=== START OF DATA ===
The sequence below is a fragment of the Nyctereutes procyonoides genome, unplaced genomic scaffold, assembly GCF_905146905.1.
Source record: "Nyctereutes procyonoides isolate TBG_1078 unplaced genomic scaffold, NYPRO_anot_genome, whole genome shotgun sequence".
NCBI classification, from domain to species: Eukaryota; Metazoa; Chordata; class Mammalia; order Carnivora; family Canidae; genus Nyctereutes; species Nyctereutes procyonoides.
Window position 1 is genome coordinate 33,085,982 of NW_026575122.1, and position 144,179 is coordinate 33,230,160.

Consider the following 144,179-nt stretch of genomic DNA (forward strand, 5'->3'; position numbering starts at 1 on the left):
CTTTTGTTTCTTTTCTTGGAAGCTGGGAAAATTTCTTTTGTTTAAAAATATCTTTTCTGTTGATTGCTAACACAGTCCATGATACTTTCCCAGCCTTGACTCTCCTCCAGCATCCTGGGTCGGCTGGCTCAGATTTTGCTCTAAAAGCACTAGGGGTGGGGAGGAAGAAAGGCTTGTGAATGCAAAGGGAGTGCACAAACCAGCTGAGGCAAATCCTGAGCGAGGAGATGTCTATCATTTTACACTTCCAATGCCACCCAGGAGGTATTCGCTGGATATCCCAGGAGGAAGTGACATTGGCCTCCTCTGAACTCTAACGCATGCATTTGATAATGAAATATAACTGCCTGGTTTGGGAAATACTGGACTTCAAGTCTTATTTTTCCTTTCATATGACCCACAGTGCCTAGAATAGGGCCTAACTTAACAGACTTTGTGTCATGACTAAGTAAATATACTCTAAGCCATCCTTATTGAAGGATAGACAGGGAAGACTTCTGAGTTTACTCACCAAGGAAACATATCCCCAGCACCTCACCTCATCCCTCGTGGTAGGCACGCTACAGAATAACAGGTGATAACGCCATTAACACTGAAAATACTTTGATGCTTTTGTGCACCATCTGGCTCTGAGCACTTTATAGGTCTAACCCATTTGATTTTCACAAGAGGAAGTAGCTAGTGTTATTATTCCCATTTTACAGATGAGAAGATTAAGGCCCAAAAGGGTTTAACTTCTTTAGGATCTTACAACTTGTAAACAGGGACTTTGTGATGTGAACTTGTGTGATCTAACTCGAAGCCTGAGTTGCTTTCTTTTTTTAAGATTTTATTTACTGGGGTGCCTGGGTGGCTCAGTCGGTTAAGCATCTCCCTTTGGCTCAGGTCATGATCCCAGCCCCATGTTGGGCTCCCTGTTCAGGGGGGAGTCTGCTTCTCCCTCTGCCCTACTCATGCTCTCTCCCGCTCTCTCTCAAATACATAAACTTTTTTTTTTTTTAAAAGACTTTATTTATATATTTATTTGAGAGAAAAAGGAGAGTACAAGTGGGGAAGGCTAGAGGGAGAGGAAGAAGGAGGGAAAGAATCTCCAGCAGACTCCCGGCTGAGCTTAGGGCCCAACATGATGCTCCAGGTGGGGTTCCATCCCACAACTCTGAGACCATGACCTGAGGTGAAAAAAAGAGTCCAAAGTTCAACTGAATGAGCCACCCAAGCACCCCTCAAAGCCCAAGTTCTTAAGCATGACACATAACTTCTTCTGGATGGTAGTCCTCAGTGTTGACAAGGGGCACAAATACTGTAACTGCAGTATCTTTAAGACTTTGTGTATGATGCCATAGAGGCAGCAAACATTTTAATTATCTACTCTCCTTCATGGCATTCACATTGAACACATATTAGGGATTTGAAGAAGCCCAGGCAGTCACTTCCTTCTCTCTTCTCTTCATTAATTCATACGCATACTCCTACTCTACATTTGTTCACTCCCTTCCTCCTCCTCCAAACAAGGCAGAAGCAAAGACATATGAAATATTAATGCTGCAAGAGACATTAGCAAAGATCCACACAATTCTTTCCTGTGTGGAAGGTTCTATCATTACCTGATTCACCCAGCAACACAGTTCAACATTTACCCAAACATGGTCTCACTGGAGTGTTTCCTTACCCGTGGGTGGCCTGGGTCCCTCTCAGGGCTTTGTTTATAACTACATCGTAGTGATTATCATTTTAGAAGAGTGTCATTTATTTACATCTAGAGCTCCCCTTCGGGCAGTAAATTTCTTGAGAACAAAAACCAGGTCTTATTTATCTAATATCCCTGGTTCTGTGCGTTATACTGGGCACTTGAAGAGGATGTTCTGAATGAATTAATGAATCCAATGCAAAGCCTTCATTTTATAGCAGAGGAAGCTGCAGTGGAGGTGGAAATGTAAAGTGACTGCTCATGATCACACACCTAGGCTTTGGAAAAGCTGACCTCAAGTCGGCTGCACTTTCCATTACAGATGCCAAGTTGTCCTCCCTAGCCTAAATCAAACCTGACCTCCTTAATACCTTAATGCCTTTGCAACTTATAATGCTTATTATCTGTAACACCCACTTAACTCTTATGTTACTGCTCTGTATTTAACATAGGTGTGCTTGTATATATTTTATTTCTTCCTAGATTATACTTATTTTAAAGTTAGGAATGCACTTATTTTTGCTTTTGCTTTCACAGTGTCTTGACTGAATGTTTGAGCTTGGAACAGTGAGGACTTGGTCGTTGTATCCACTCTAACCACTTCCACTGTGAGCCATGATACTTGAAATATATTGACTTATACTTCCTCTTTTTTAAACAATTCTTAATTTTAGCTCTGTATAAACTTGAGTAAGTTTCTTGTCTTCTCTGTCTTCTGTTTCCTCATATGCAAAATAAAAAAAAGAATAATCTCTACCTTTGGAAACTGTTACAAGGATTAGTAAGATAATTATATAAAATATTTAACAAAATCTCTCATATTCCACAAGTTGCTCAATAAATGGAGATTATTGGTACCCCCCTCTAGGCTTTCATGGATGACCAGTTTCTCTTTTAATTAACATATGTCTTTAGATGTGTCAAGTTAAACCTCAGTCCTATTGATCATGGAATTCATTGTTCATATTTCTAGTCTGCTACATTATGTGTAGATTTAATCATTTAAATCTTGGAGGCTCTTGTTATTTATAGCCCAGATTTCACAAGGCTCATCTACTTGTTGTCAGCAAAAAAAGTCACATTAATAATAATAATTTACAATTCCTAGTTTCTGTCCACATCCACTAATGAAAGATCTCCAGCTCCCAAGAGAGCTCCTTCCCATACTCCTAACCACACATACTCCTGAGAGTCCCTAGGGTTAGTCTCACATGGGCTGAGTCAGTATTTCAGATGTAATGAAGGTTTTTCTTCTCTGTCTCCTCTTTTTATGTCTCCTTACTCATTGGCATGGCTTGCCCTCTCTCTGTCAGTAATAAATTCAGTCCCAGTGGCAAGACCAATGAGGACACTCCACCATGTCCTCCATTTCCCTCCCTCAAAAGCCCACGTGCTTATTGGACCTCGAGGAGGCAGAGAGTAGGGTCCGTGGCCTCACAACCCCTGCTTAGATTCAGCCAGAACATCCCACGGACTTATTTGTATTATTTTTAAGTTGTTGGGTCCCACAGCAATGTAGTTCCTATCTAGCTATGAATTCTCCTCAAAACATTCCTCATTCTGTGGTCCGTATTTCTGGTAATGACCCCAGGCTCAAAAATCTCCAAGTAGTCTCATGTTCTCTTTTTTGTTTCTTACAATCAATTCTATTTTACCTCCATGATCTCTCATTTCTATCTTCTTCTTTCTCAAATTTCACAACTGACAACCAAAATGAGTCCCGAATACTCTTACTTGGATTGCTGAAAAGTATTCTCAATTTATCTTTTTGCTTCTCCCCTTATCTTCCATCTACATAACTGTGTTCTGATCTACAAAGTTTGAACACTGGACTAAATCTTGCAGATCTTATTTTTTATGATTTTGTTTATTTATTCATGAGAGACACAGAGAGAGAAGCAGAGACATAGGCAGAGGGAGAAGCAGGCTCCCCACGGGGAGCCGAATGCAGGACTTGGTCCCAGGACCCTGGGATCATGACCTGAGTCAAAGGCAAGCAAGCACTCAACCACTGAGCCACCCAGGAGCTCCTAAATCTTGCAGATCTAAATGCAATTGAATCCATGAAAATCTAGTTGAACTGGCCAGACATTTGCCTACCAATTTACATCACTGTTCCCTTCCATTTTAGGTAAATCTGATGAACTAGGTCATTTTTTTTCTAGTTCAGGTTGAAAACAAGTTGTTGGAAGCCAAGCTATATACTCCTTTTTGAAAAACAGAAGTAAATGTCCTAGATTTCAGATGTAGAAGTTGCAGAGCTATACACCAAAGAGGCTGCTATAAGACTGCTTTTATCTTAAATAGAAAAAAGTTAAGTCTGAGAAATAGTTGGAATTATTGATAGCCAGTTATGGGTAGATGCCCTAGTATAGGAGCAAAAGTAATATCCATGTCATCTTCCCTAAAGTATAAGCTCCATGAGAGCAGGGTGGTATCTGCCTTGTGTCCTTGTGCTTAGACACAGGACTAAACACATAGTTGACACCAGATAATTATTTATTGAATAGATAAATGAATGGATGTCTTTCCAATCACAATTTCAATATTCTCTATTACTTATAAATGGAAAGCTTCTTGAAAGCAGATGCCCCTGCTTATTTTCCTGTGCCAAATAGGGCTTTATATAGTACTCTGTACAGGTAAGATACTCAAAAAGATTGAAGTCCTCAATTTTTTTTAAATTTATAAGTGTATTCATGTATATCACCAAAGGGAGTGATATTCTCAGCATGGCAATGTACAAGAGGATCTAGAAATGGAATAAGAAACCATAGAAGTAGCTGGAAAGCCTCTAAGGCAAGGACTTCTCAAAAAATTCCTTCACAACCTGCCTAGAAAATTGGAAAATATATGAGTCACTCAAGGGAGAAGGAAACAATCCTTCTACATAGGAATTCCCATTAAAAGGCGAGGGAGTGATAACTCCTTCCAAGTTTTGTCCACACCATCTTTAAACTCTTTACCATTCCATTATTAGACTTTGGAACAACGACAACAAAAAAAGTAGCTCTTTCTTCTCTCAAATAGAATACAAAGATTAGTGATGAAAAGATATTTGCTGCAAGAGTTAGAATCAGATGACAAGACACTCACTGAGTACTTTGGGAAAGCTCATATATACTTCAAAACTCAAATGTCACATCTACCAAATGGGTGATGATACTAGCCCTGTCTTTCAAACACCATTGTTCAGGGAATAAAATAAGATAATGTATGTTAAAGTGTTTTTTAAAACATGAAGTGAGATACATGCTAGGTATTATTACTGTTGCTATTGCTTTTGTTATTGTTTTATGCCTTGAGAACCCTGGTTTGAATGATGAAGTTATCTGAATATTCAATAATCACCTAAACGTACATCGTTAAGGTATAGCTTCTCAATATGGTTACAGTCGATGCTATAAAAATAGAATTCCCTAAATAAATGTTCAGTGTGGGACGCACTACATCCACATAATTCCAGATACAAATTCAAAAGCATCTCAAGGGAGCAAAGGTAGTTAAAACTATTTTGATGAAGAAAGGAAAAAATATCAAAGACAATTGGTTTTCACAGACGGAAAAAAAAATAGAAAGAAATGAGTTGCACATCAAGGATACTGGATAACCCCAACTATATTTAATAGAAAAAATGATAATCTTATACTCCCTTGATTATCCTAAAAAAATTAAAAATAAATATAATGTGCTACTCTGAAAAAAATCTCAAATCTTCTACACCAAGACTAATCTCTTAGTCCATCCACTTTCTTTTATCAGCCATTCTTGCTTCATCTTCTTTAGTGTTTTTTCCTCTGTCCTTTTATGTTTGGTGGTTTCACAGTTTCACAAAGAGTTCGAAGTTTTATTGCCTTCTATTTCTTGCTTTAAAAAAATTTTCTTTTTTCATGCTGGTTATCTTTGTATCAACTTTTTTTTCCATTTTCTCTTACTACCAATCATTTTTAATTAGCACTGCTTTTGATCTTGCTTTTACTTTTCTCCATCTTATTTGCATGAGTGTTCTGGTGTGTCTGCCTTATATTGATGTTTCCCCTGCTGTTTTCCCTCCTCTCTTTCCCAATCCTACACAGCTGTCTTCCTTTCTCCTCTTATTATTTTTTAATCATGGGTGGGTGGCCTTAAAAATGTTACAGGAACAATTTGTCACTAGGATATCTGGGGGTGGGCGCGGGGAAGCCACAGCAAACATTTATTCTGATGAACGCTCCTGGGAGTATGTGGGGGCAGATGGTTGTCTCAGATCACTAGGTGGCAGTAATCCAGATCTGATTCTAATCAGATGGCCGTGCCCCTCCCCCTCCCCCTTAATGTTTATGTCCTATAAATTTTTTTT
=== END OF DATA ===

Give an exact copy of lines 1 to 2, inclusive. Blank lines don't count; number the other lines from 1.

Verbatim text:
The sequence below is a fragment of the Nyctereutes procyonoides genome, unplaced genomic scaffold, assembly GCF_905146905.1.
Source record: "Nyctereutes procyonoides isolate TBG_1078 unplaced genomic scaffold, NYPRO_anot_genome, whole genome shotgun sequence".